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“Bite-Size Bits of Local, National, and Global History”
“Bite-Size Bits of Local, National, and Global History”
Near New Castle in Lawrence County, Pennsylvania — The American Northeast (Mid-Atlantic)
 

“Squaw Campaign”

 
 
"Squaw Campaign" Marker image. Click for full size.
By Mike Wintermantel, April 13, 2014
1. "Squaw Campaign" Marker
Inscription. 500 unruly militia, under command of Gen. Edward Hand, left Pittsburgh to attack British at present Cleveland, February 1778. At an Indian town in the river-fork below here, they killed a man and an old woman; then returned home.
 
Erected 1947 by Pennsylvania Historical and Museum Commission.
 
Location. 40° 59.634′ N, 80° 21.341′ W. Marker is near New Castle, Pennsylvania, in Lawrence County. Marker is on Atlantic Avenue 0.2 miles south of Etna Street, on the right when traveling north. Touch for map. Marker is in this post office area: New Castle PA 16101, United States of America.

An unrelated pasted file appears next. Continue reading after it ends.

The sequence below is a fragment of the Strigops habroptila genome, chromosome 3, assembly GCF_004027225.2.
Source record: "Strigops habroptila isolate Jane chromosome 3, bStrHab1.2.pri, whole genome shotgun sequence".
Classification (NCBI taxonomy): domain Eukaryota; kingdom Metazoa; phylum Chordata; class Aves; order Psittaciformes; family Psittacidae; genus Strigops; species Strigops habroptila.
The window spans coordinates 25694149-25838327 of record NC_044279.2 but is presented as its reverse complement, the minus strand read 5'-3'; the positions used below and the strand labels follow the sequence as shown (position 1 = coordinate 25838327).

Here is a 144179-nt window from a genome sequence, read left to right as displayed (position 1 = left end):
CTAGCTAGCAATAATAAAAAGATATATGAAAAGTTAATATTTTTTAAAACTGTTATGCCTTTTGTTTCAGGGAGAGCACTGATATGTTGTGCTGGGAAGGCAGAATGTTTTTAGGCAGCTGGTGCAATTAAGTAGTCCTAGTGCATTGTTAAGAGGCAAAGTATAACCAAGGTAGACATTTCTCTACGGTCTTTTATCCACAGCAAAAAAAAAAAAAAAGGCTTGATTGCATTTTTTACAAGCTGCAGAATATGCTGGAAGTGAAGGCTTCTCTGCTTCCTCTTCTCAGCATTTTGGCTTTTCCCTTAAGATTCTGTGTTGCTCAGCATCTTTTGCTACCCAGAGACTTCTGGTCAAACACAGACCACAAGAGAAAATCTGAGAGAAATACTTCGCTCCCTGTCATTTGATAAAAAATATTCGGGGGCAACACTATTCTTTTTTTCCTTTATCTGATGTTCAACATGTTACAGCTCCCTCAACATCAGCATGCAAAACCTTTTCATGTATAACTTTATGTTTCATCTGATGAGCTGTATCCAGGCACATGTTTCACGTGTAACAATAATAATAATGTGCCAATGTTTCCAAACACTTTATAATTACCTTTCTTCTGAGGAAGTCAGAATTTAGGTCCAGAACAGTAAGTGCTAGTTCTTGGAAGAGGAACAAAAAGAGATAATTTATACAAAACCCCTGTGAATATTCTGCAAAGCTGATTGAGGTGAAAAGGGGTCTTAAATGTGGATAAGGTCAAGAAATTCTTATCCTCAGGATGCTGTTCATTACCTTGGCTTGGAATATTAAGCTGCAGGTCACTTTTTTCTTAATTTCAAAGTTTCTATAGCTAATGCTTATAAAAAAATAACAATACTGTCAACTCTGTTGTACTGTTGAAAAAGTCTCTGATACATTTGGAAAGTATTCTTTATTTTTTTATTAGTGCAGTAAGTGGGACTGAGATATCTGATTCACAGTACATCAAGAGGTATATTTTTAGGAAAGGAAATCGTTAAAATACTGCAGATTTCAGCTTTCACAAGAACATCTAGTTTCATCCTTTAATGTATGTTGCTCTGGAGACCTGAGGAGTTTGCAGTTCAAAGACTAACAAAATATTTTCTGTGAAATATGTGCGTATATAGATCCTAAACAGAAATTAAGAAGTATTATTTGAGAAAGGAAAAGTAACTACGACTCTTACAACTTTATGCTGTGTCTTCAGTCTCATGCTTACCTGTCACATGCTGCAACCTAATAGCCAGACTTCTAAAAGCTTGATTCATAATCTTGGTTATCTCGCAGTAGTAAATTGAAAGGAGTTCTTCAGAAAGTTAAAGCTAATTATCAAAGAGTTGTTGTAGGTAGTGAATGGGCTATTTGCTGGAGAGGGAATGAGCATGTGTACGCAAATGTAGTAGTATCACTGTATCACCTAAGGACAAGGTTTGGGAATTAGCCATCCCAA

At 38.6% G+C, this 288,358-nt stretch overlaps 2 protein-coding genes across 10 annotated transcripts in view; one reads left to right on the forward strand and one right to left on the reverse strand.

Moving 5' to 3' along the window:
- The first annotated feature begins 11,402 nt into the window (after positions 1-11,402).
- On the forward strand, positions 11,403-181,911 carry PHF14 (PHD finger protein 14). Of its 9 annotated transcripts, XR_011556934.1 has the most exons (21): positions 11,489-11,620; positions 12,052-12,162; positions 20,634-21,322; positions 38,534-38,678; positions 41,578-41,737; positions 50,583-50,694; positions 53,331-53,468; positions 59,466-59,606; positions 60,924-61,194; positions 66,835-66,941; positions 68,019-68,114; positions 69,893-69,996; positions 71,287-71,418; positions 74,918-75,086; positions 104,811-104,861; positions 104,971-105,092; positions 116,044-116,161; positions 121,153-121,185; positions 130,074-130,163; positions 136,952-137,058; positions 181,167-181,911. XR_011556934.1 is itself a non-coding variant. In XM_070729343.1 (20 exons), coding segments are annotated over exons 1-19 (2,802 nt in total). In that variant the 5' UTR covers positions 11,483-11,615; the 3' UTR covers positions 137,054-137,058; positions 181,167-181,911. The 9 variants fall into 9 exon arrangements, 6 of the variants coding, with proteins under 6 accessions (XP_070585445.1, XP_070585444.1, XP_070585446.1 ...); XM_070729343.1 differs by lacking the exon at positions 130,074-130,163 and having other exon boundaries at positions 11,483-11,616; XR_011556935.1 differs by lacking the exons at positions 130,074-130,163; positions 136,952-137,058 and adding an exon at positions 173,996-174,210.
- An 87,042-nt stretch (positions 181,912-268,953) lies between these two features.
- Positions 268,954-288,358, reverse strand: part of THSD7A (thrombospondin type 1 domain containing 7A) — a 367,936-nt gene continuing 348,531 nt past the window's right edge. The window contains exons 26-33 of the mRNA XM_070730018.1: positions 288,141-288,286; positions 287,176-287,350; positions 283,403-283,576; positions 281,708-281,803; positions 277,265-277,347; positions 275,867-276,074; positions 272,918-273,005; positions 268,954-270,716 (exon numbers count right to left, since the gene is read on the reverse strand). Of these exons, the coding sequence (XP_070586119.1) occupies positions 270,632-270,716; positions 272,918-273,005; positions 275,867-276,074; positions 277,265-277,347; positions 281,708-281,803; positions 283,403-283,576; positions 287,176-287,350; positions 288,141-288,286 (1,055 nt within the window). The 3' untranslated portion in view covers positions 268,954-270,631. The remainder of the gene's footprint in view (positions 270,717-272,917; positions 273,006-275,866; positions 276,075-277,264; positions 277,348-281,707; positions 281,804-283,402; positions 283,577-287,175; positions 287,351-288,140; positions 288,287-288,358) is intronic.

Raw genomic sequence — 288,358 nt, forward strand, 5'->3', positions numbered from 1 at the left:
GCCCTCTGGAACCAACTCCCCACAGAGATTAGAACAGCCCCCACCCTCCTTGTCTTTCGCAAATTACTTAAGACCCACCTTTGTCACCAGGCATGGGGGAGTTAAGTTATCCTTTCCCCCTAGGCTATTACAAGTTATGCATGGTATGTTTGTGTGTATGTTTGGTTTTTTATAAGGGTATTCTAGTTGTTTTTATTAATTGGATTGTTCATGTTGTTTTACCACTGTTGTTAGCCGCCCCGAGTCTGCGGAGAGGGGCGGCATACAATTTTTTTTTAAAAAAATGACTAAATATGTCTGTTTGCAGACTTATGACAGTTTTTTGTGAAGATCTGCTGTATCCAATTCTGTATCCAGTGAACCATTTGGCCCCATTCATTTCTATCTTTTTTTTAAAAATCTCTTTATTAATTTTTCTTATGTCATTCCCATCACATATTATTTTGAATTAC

Other nearby markers. At least 8 other markers are within 5 miles of this marker, measured as the crow flies. Warner Brothers' First Theater (approx. 0.7 miles away); Lawrence County (approx. 0.9 miles away); Kuskuskies Towns (approx. 2.2 miles away); C. Frederick Post (was approx. 2.2 miles away but has been reported missing. ); Harbor Creek (approx. 3.9 miles away); Ira D. Sankey (approx. 4 miles away); a different marker also named Kuskuskies Towns (approx. 4.8 miles away); Friedensstadt (approx. 5 miles away). Touch for a list and map of all markers in New Castle.
 
Categories. Military
 
"Squaw Campaign" Marker image. Click for full size.
By Mike Wintermantel, April 13, 2014
2. "Squaw Campaign" Marker
 
 
Credits. This page was last revised on June 16, 2016. This page originally submitted on April 13, 2014, by Mike Wintermantel of Pittsburgh, Pennsylvania. This page has been viewed 440 times since then and 88 times this year. Last updated on April 13, 2014, by Keith S Smith of West Chester, Pennsylvania. Photos:   1, 2. submitted on April 13, 2014, by Mike Wintermantel of Pittsburgh, Pennsylvania. • Bill Pfingsten was the editor who published this page.
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